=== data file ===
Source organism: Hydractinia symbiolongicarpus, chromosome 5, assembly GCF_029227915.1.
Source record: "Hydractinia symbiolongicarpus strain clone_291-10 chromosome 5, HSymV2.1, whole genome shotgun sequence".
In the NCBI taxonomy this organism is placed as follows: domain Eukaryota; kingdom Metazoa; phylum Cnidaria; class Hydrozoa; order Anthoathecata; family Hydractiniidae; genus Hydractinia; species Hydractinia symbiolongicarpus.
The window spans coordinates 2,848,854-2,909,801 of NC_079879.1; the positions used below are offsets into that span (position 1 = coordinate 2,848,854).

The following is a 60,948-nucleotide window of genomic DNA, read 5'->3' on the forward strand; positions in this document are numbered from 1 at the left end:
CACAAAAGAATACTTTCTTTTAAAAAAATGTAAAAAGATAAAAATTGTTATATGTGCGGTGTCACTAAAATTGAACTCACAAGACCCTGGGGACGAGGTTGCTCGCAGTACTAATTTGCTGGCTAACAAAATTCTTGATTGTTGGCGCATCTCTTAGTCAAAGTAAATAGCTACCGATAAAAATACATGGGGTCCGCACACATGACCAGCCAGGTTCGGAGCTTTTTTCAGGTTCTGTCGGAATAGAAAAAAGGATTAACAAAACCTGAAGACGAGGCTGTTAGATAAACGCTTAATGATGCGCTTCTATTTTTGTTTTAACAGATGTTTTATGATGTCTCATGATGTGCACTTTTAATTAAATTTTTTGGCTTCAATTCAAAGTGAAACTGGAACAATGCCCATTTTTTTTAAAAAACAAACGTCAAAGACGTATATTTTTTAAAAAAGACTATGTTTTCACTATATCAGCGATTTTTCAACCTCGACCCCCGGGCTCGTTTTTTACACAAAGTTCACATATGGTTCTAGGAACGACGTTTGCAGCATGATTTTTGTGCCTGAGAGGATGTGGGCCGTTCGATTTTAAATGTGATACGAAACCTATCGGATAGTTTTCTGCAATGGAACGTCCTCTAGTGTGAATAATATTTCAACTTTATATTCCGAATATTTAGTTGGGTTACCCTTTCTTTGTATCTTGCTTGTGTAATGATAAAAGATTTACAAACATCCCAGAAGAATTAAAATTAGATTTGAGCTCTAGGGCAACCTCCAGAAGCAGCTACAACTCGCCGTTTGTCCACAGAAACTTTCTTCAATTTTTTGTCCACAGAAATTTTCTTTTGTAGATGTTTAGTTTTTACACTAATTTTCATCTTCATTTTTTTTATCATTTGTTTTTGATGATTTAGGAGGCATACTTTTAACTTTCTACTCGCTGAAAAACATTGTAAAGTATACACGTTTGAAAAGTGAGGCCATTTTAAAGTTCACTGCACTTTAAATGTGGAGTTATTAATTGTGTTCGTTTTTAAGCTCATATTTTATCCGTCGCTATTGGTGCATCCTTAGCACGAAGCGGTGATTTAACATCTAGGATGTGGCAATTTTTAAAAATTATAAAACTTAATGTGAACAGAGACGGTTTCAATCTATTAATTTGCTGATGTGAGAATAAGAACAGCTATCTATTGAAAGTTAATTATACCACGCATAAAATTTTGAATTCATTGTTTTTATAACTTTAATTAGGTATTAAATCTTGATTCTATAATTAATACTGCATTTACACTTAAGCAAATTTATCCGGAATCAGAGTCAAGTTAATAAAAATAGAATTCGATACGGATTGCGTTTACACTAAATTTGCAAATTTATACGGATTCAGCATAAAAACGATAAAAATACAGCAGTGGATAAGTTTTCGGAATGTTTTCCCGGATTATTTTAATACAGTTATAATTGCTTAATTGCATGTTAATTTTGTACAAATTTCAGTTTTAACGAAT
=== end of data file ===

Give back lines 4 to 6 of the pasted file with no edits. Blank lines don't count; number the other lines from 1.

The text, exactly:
The window spans coordinates 2,848,854-2,909,801 of NC_079879.1; the positions used below are offsets into that span (position 1 = coordinate 2,848,854).

The following is a 60,948-nucleotide window of genomic DNA, read 5'->3' on the forward strand; positions in this document are numbered from 1 at the left end:
CACAAAAGAATACTTTCTTTTAAAAAAATGTAAAAAGATAAAAATTGTTATATGTGCGGTGTCACTAAAATTGAACTCACAAGACCCTGGGGACGAGGTTGCTCGCAGTACTAATTTGCTGGCTAACAAAATTCTTGATTGTTGGCGCATCTCTTAGTCAAAGTAAATAGCTACCGATAAAAATACATGGGGTCCGCACACATGACCAGCCAGGTTCGGAGCTTTTTTCAGGTTCTGTCGGAATAGAAAAAAGGATTAACAAAACCTGAAGACGAGGCTGTTAGATAAACGCTTAATGATGCGCTTCTATTTTTGTTTTAACAGATGTTTTATGATGTCTCATGATGTGCACTTTTAATTAAATTTTTTGGCTTCAATTCAAAGTGAAACTGGAACAATGCCCATTTTTTTTAAAAAACAAACGTCAAAGACGTATATTTTTTAAAAAAGACTATGTTTTCACTATATCAGCGATTTTTCAACCTCGACCCCCGGGCTCGTTTTTTACACAAAGTTCACATATGGTTCTAGGAACGACGTTTGCAGCATGATTTTTGTGCCTGAGAGGATGTGGGCCGTTCGATTTTAAATGTGATACGAAACCTATCGGATAGTTTTCTGCAATGGAACGTCCTCTAGTGTGAATAATATTTCAACTTTATATTCCGAATATTTAGTTGGGTTACCCTTTCTTTGTATCTTGCTTGTGTAATGATAAAAGATTTACAAACATCCCAGAAGAATTAAAATTAGATTTGAGCTCTAGGGCAACCTCCAGAAGCAGCTACAACTCGCCGTTTGTCCACAGAAACTTTCTTCAATTTTTTGTCCACAGAAATTTTCTTTTGTAGATGTTTAGTTTTTACACTAATTTTCATCTTCATTTTTTTTATCATTTGTTTTTGATGATTTAGGAGGCATACTTTTAACTTTCTACTCGCTGAAAAACATTGTAAAGTATACACGTTTGAAAAGTGAGGCCATTTTAAAGTTCACTGCACTTTAAATGTGGAGTTATTAATTGTGTTCGTTTTTAAGCTCATATTTTATCCGTCGCTATTGGTGCATCCTTAGCACGAAGCGGTGATTTAACATCTAGGATGTGGCAATTTTTAAAAATTATAAAACTTAATGTGAACAGAGACGGTTTCAATCTATTAATTTGCTGATGTGAGAATAAGAACAGCTATCTATTGAAAGTTAATTATACCACGCATAAAATTTTGAATTCATTGTTTTTATAACTTTAATTAGGTATTAAATCTTGATTCTATAATTAATACTGCATTTACACTTAAGCAAATTTATCCGGAATCAGAGTCAAGTTAATAAAAATAGAATTCGATACGGATTGCGTTTACACTAAATTTGCAAATTTATACGGATTCAGCATAAAAACGATAAAAATACAGCAGTGGATAAGTTTTCGGAATGTTTTCCCGGATTATTTTAATACAGTTATAATTGCTTAATTGCATGTTAATTTTGTACAAATTTCAGTTTTAACGAAT